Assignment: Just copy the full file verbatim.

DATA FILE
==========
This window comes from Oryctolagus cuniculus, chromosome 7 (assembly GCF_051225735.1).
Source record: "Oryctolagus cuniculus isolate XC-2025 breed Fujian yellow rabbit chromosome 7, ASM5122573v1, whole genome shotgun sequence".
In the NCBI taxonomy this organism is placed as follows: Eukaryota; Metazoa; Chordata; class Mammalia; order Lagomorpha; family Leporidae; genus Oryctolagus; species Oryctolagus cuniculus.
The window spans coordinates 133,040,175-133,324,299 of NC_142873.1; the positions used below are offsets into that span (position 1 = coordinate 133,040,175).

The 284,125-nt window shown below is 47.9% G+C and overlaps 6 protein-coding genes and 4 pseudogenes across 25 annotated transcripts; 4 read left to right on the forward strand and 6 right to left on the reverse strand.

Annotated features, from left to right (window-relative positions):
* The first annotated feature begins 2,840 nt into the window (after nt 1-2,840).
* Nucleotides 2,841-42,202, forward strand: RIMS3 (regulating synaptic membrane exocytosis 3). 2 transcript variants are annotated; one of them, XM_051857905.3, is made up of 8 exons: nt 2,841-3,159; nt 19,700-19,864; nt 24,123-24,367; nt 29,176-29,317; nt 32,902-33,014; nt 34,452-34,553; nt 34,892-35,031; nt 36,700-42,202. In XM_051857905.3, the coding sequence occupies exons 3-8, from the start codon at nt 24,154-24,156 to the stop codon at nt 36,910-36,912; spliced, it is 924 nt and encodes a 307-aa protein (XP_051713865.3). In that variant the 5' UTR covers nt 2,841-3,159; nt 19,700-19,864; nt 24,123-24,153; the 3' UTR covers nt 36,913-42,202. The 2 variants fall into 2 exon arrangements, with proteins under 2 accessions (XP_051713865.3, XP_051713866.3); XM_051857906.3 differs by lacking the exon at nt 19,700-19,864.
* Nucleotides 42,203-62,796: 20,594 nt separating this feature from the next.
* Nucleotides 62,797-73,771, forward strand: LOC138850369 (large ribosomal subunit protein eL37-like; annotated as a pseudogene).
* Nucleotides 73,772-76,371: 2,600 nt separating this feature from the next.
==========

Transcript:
This window comes from Oryctolagus cuniculus, chromosome 7 (assembly GCF_051225735.1).
Source record: "Oryctolagus cuniculus isolate XC-2025 breed Fujian yellow rabbit chromosome 7, ASM5122573v1, whole genome shotgun sequence".
In the NCBI taxonomy this organism is placed as follows: Eukaryota; Metazoa; Chordata; class Mammalia; order Lagomorpha; family Leporidae; genus Oryctolagus; species Oryctolagus cuniculus.
The window spans coordinates 133,040,175-133,324,299 of NC_142873.1; the positions used below are offsets into that span (position 1 = coordinate 133,040,175).

The 284,125-nt window shown below is 47.9% G+C and overlaps 6 protein-coding genes and 4 pseudogenes across 25 annotated transcripts; 4 read left to right on the forward strand and 6 right to left on the reverse strand.

Annotated features, from left to right (window-relative positions):
* The first annotated feature begins 2,840 nt into the window (after nt 1-2,840).
* Nucleotides 2,841-42,202, forward strand: RIMS3 (regulating synaptic membrane exocytosis 3). 2 transcript variants are annotated; one of them, XM_051857905.3, is made up of 8 exons: nt 2,841-3,159; nt 19,700-19,864; nt 24,123-24,367; nt 29,176-29,317; nt 32,902-33,014; nt 34,452-34,553; nt 34,892-35,031; nt 36,700-42,202. In XM_051857905.3, the coding sequence occupies exons 3-8, from the start codon at nt 24,154-24,156 to the stop codon at nt 36,910-36,912; spliced, it is 924 nt and encodes a 307-aa protein (XP_051713865.3). In that variant the 5' UTR covers nt 2,841-3,159; nt 19,700-19,864; nt 24,123-24,153; the 3' UTR covers nt 36,913-42,202. The 2 variants fall into 2 exon arrangements, with proteins under 2 accessions (XP_051713865.3, XP_051713866.3); XM_051857906.3 differs by lacking the exon at nt 19,700-19,864.
* Nucleotides 42,203-62,796: 20,594 nt separating this feature from the next.
* Nucleotides 62,797-73,771, forward strand: LOC138850369 (large ribosomal subunit protein eL37-like; annotated as a pseudogene).
* Nucleotides 73,772-76,371: 2,600 nt separating this feature from the next.